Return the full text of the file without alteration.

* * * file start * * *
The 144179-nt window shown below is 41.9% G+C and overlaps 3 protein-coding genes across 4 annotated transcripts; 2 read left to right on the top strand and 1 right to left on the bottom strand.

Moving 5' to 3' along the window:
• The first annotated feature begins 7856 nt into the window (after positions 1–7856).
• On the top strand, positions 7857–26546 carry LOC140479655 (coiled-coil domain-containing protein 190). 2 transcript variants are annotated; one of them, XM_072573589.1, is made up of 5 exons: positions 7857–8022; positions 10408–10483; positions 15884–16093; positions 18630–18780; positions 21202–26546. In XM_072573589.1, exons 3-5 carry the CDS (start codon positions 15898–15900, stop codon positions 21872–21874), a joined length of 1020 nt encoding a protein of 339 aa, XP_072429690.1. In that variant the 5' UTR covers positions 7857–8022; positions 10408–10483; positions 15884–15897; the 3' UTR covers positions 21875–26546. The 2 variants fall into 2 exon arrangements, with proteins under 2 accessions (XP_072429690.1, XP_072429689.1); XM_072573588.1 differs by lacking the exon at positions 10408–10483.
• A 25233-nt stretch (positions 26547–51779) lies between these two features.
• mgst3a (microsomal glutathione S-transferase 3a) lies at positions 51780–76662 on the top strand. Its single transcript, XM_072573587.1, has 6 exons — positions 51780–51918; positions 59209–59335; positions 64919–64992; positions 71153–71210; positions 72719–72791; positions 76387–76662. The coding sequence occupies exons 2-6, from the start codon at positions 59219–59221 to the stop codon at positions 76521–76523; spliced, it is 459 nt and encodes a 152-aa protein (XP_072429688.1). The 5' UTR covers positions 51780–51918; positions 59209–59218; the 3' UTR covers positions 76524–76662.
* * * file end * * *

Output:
The 144179-nt window shown below is 41.9% G+C and overlaps 3 protein-coding genes across 4 annotated transcripts; 2 read left to right on the top strand and 1 right to left on the bottom strand.

Moving 5' to 3' along the window:
• The first annotated feature begins 7856 nt into the window (after positions 1–7856).
• On the top strand, positions 7857–26546 carry LOC140479655 (coiled-coil domain-containing protein 190). 2 transcript variants are annotated; one of them, XM_072573589.1, is made up of 5 exons: positions 7857–8022; positions 10408–10483; positions 15884–16093; positions 18630–18780; positions 21202–26546. In XM_072573589.1, exons 3-5 carry the CDS (start codon positions 15898–15900, stop codon positions 21872–21874), a joined length of 1020 nt encoding a protein of 339 aa, XP_072429690.1. In that variant the 5' UTR covers positions 7857–8022; positions 10408–10483; positions 15884–15897; the 3' UTR covers positions 21875–26546. The 2 variants fall into 2 exon arrangements, with proteins under 2 accessions (XP_072429690.1, XP_072429689.1); XM_072573588.1 differs by lacking the exon at positions 10408–10483.
• A 25233-nt stretch (positions 26547–51779) lies between these two features.
• mgst3a (microsomal glutathione S-transferase 3a) lies at positions 51780–76662 on the top strand. Its single transcript, XM_072573587.1, has 6 exons — positions 51780–51918; positions 59209–59335; positions 64919–64992; positions 71153–71210; positions 72719–72791; positions 76387–76662. The coding sequence occupies exons 2-6, from the start codon at positions 59219–59221 to the stop codon at positions 76521–76523; spliced, it is 459 nt and encodes a 152-aa protein (XP_072429688.1). The 5' UTR covers positions 51780–51918; positions 59209–59218; the 3' UTR covers positions 76524–76662.